Still, History and Mystery is a good read.

* Carl Oglesby is the former leader of the Students for a Democratic Society (SDS), the group that spawned the terrorist “Weathermen”.

A short history of Oglesby’s SDS:

SDS members also rationalized this more frequent civil disobedience and resistance on the ground that the “Establishment” fails to listen when protests are “merely verbal.”45 At the 1967 convention, SDSers were extremely hesitant to endorse an anti-war march. Secretary Carl Davidson gives the reasons for this hesitancy: “Marches are just not enough. They won’t stop this war. More important, they won’t stop the military-industrial complex, the powerful institution that decide the fate of people in this country.”… Members also began reading Marxist historians such as William Appleman Williams, who viewed the U.S. as an imperial power with an history rife with imperialistic ventures. …Talk of violence did not meet with much resistance among the SDS’s ranks. Many members wanted to see results that were not being accomplished by their peaceful marches and sit-ins.53 The SDS of 1967 had forgotten, or chose to ignore the statement made in the Port Huron Statement five years earlier in which the SDS found violence to be “abhorrent” because it transformed a human being or a group of people into a “depersonalized object of hate.”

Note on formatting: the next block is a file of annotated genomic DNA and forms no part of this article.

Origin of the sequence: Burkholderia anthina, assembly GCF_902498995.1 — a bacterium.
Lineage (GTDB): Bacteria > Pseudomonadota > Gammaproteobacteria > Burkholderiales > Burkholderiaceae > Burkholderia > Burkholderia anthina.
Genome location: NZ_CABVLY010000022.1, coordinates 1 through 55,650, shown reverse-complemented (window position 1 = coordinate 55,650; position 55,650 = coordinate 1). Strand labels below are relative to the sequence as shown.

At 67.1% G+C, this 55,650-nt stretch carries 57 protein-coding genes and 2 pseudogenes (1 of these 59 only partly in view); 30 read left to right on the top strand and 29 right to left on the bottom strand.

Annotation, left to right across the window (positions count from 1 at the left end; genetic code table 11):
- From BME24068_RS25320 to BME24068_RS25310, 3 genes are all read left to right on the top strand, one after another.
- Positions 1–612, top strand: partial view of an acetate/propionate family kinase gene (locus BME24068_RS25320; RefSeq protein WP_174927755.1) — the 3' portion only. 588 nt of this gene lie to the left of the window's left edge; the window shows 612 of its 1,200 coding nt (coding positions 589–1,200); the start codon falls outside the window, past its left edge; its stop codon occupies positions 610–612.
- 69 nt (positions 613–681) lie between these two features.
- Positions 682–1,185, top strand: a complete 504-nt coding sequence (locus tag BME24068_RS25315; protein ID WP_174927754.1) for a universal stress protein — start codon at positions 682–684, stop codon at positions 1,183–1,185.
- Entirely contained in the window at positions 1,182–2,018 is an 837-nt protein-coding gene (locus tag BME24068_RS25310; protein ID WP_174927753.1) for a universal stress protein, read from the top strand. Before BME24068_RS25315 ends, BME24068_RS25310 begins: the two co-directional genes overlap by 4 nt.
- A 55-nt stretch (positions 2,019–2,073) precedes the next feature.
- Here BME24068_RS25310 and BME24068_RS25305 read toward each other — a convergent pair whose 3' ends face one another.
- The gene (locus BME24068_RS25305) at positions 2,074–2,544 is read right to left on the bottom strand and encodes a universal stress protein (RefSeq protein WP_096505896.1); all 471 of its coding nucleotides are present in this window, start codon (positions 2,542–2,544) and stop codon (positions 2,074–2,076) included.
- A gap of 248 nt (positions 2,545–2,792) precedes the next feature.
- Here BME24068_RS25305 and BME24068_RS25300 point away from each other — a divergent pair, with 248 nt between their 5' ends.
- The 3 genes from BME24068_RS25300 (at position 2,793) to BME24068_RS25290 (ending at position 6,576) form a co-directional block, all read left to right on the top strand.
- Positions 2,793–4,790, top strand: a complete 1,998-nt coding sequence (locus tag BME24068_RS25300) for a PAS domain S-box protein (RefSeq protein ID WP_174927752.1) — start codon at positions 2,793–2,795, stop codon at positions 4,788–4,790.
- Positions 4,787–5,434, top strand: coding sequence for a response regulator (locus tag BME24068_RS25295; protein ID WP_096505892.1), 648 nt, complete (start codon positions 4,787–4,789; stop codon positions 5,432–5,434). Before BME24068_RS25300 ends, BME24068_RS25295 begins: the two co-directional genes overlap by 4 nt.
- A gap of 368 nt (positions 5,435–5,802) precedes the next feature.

..In an SDS pamphlet titled “Cuba v. US Imperialism”, the SDS lauds the Cuban Revolution for its “freshness and anti-dogmatism, its version and firmness in the fight with imperialism.”57 Through their admiration for revolutionaries, and their movement from peaceful protest to resistance, the SDS began their metamorphosis into a more radical and defiant revolutionary organization.